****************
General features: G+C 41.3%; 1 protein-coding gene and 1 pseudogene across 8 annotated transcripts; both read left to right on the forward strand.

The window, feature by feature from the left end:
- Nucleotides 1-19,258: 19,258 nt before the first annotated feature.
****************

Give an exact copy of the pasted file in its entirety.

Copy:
General features: G+C 41.3%; 1 protein-coding gene and 1 pseudogene across 8 annotated transcripts; both read left to right on the forward strand.

The window, feature by feature from the left end:
- Nucleotides 1-19,258: 19,258 nt before the first annotated feature.